Directed by: Albert Hughes
Written by: Brian Tucker
Produced by: Randall Emmett, Mark Wahlberg, Stephen Levinson, Arnon Milchan, Teddy Schwarzman, Allen Hughes, Remington Chase
Cast: Mark Wahlberg, Russell Crowe, Catherine Zeta-Jones, Jeffrey Wright, Barry Pepper
Synopsis: In a broken city rife with injustice, ex-cop Billy Taggart (Mark Wahlberg) seeks redemption and revenge after being double-crossed and then framed by its most powerful figure, the mayor (Russell Crowe). Billy’s relentless pursuit of justice, matched only by his streetwise toughness, makes him an unstoppable force and the mayor’s worst nightmare.
Directed by Allen Hughes (Menace to Society, 1993 and The Book of Eli, 2010), Broken City is a crime drama with subtle hints towards the noir genre. It’s Hughes’ first solo directing effort as he normally collaborates with his brother Albert. The casting for this film was essentially star-studded with Mark Wahlberg in the lead role, alongside with Russell Crowe, Catherine Zeta-Jones, Jeffery Wright and Barry Pepper. From a strictly visual standpoint the cinematography by Ben Seresin and Hughes’ directing, Broken City really holds up well. Coupled with solid performances from the cast, there is a genuine interaction you see on screen with everyone that provides an equal balance character wise and it is fun to watch.
The driving force behind the film essentially becomes this motif of expected corruption and secrecy. It’s prevalent throughout the film story wise but is honed in character wise more so. And it’s here that Broken City both falters and succeeds. It’s an unfortunate case, mainly from a storyline perspective everything follows a specific path, being almost too formulaic, as you see ‘something’ laid out in the beginning and it’s a matter of seeing the film through to ascertain how all the pieces fit together. By the end you know how it will end despite the fact you are never given enough to figure it out. In some ways Broken City plays up more towards becoming a mystery and you’re along for the ride. The problem lies in the fact the film from a story perspective goes at a tempered pace and doesn’t carry enough weight to really sell the idea ‘this is a good movie’. By all accounts it should be, however if those were expectations, the quota is just barely reached and never filled. We’re left with moments and segments which end almost too abruptly and some are resolved or addressed later in a hidden manner, an aside if you will. My complaint towards the film stems from the idea if you’re going to be mysterious – be mysterious, when tension is building – carry it through, instead Broken City is simply less thrilling and less intrigue as a result. It’s not to say the performances from the actors were bad, I don’t think that was the case, it’s strictly a screenplay issue where the end result is wasting casted talent because the story doesn’t match their own weight.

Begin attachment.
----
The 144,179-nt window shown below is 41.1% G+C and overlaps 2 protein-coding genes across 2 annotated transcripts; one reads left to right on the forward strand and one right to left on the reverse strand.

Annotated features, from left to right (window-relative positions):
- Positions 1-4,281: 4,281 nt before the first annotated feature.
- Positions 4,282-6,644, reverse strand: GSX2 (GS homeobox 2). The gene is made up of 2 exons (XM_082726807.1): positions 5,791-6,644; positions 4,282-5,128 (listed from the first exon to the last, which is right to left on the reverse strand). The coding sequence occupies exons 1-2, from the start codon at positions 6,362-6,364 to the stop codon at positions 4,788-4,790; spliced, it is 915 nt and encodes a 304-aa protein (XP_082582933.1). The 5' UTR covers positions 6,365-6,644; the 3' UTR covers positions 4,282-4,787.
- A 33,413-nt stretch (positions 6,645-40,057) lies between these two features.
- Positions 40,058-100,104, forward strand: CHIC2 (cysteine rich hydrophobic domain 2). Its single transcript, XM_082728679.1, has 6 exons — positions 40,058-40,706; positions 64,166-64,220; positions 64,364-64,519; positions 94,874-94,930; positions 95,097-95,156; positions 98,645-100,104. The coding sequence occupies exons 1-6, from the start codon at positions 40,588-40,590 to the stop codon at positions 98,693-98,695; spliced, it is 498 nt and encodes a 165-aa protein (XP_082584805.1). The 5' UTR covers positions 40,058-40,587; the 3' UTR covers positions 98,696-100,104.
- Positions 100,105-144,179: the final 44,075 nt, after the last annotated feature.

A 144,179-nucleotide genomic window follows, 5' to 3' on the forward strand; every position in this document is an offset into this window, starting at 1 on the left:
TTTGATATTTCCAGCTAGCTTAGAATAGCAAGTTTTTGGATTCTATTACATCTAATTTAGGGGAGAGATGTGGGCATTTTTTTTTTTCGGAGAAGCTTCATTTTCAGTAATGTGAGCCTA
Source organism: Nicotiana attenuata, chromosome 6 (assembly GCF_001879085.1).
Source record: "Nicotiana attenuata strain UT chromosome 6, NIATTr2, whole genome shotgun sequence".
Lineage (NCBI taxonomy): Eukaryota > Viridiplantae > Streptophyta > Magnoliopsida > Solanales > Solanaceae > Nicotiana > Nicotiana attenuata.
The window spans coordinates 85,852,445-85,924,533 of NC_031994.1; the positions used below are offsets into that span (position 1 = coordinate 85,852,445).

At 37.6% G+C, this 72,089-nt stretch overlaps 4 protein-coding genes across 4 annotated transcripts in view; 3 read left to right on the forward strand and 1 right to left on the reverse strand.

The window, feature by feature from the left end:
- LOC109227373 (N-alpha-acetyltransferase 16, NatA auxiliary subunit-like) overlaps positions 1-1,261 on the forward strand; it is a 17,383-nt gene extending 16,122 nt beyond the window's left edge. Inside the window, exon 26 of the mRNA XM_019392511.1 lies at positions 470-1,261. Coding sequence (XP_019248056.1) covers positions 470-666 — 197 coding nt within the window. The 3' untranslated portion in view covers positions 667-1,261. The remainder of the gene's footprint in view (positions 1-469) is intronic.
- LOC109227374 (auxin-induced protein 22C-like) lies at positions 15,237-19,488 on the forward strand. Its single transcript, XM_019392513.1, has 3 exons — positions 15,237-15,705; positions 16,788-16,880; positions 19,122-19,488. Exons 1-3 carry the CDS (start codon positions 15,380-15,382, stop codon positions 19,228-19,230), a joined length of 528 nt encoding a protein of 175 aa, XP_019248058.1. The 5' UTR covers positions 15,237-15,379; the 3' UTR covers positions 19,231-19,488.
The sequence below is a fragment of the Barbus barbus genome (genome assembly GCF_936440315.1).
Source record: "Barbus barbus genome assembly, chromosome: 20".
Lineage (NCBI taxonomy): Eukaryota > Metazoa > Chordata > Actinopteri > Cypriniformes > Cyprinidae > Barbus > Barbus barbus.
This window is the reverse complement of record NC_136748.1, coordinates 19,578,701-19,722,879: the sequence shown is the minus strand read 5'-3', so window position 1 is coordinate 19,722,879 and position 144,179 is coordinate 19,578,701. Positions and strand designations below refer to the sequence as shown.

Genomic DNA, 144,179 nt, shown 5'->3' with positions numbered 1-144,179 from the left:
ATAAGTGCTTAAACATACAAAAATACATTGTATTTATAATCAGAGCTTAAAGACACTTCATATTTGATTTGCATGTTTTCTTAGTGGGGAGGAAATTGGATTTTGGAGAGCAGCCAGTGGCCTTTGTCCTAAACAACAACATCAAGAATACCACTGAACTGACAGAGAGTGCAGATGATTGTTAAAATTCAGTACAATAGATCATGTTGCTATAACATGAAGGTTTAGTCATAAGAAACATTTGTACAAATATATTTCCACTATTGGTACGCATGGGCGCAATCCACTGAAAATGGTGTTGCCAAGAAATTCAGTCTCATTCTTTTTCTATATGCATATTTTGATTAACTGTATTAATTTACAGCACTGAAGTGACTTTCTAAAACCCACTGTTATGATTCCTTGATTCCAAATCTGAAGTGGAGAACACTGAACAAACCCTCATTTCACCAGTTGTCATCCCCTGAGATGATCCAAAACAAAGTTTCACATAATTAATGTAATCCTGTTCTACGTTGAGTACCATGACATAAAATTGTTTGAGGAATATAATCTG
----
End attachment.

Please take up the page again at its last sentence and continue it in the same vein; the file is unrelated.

But maybe that’s the rub, as the film is broken in both a literal meaning of the word and thematically. There is nothing redeeming about all the characters being shown on screen and that’s the point. You’d expect a cliché moment where any of the characters does a 180 and saves themselves, but they never do and it’s a great thing. I’m reminded of how The Departed (2006) ended however with that film there is a sincere level of tension and intrigue that pushes it forward. With Broken City we see it all coming, whereby the story is corrupted but never hits hard enough to make a lasting impression. For the characters it’s merely a hope or just the moment where what’s broken catches up with them despite their attempts to hide it, mask it or simply hold what was once good together in some cheap way. I say that with a level of praise as I think Broken City is more a film of what could have been. In some ways it plays up better to being a modern film with noir sensibilities but in the same stead you wonder what would’ve happened if this film had gone full period piece instead.
Overall Broken City didn’t have me guessing, which was a disappointment. All it had me doing, really, was watching as I steadily ate my popcorn and wondered what the film was all about rather than actually engaging me as a viewer. It wasn’t until the end where I knew and the reason of why, who and everything else you wondered with the plot. Just really didn’t matter anymore. It’s not to say the film is completely forgettable, however in some ways it is and in some ways it isn’t. I guess that’s what they call a mixed reaction which is where my impression of the film lies.
I give Broken City, a 5 out of 10.